Comparison Can Kill You.
I compare myself to others and it’s one of my worst flaws, personally and professionally.
That person’s house is bigger and nicer than mine. Their yard looks better. That person is better looking and in better shape than me. This person’s been doing comics for only a few years and has skyrocketed to fame. They make more money than me. That person has a bigger audience than me. And in every one of these comparisons I come to the same, horrible conclusion…
Their success equals my failure.
This is one of the worst mindsets to put yourself in, if not the worst. Not only is it inaccurate, it will poison and cripple you from within. It will rot your spirit and gut your confidence until all you see of yourself is a false shell of what you should be, and could be. Unfortunately it’s very easy to fall into this mindset, especially in the field of comics, where success can come rapidly and elude just as deftly.
It happened to me recently. While following some fallout and response to Comicsgate, many writers and artists I admire started sharing their “how I broke into comics” stories. Their stories were varied and wonderful, but I started reading into them too much. One creator’s story was getting a break with little prior experience in comics, another’s was hitting it big after a few years of hard-earned independent work, and yet another’s was finally getting a shot after years of failed submissions. There was nothing in their sharing that made me outraged or angry, but I started the dreaded comparison:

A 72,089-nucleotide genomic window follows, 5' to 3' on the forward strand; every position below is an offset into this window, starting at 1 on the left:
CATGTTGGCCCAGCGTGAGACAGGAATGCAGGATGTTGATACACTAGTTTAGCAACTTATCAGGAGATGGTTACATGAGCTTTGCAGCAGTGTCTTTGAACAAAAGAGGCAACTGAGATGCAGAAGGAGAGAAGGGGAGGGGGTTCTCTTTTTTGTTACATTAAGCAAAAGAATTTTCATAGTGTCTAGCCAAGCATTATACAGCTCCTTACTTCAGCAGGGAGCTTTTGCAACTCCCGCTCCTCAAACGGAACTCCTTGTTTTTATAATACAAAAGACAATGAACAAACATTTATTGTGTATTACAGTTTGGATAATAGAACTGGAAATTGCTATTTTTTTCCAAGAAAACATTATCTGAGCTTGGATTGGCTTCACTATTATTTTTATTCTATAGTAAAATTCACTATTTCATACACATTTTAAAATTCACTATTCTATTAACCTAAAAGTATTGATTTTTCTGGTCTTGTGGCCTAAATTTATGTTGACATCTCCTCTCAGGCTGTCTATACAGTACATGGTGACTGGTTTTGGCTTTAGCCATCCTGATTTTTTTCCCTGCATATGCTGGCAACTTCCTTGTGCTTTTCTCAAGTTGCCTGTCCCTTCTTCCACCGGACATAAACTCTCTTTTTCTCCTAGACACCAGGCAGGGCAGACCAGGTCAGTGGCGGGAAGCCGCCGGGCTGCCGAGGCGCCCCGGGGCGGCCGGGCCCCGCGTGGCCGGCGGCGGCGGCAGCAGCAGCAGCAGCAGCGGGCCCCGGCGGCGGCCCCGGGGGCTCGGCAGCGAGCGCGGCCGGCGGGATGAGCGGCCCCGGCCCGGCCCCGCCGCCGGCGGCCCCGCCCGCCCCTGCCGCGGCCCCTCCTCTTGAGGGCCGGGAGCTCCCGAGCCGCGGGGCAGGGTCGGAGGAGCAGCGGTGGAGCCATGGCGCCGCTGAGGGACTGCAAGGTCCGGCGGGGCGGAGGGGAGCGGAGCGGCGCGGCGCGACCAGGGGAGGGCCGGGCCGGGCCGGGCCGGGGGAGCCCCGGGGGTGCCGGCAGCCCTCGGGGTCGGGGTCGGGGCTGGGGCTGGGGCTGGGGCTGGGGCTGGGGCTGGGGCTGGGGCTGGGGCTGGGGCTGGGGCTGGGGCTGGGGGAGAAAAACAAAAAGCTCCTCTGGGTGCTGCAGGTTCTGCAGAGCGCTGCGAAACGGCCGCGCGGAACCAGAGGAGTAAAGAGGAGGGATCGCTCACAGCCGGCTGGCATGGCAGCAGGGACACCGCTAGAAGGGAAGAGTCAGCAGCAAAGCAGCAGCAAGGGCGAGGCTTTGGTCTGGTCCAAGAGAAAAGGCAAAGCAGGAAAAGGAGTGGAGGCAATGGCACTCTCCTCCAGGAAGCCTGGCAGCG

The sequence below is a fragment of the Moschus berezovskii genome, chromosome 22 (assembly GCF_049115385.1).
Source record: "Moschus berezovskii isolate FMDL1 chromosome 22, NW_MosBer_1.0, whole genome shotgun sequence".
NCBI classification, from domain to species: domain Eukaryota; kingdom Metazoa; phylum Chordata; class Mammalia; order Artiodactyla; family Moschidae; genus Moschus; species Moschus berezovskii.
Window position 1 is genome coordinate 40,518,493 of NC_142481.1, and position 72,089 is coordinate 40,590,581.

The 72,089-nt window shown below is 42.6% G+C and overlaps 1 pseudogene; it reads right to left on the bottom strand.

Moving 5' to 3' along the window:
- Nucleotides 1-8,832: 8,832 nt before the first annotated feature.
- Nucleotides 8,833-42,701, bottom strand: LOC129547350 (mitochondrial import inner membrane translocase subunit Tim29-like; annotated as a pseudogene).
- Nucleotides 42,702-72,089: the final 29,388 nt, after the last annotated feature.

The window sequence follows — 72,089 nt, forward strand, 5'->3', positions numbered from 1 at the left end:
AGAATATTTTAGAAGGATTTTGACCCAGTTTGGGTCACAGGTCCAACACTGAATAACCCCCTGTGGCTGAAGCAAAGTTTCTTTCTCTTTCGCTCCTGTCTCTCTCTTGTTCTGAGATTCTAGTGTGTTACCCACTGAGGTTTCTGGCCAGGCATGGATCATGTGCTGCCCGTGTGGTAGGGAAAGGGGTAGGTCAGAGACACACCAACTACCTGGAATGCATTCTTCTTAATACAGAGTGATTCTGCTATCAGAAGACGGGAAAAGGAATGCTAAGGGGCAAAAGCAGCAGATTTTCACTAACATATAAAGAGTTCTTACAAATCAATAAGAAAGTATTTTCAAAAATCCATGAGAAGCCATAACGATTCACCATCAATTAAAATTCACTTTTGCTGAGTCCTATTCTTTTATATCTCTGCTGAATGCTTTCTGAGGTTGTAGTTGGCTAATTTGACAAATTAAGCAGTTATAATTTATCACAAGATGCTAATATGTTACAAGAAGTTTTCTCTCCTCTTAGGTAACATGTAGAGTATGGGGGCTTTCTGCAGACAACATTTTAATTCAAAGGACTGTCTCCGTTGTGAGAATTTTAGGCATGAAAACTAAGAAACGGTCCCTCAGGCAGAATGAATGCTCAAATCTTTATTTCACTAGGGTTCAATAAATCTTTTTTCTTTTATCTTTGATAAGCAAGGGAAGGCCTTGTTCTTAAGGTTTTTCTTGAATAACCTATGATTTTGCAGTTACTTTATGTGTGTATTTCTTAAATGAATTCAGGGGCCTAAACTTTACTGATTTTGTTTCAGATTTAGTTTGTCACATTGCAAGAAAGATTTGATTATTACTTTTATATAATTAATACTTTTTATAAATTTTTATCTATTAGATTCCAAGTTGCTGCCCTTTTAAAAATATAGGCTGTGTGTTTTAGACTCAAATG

Where’s my big break? I have fifteen years of experience in comics! I’ve worked very hard in independent comics for close to two decades now! Am I not good enough? Am I not dedicated enough? Am I not brave enough to push submissions for years until I finally get my chance? The reason for their success must be that I’m a professional failure!
Thankfully, I came to realize that all of the above was bullshit. The reason I haven’t had a “big break” in comics and have stayed independent isn’t because I’m not good enough. It’s because I’m happy. You could always be making more money or getting a bigger audience, but that doesn’t always equal happiness. I’ve stayed in independent comics because this is where I am happiest; traveling from town-to-town to meet new people and see familiar faces, interacting with our amazing audience on a personal level instead of through an editor or publisher. Sure, it would be nice to be counted alongside famous comics creators, but I didn’t get in to comics for fame. I did it to tell stories and to find people who wanted to read them. I’m glad you’re reading ours.
Comparison can kill your spirit. The success of others does not equal your failure. When you’re making art that makes you happy, only you can declare your success or failure. And most importantly, your happiness is yours to control.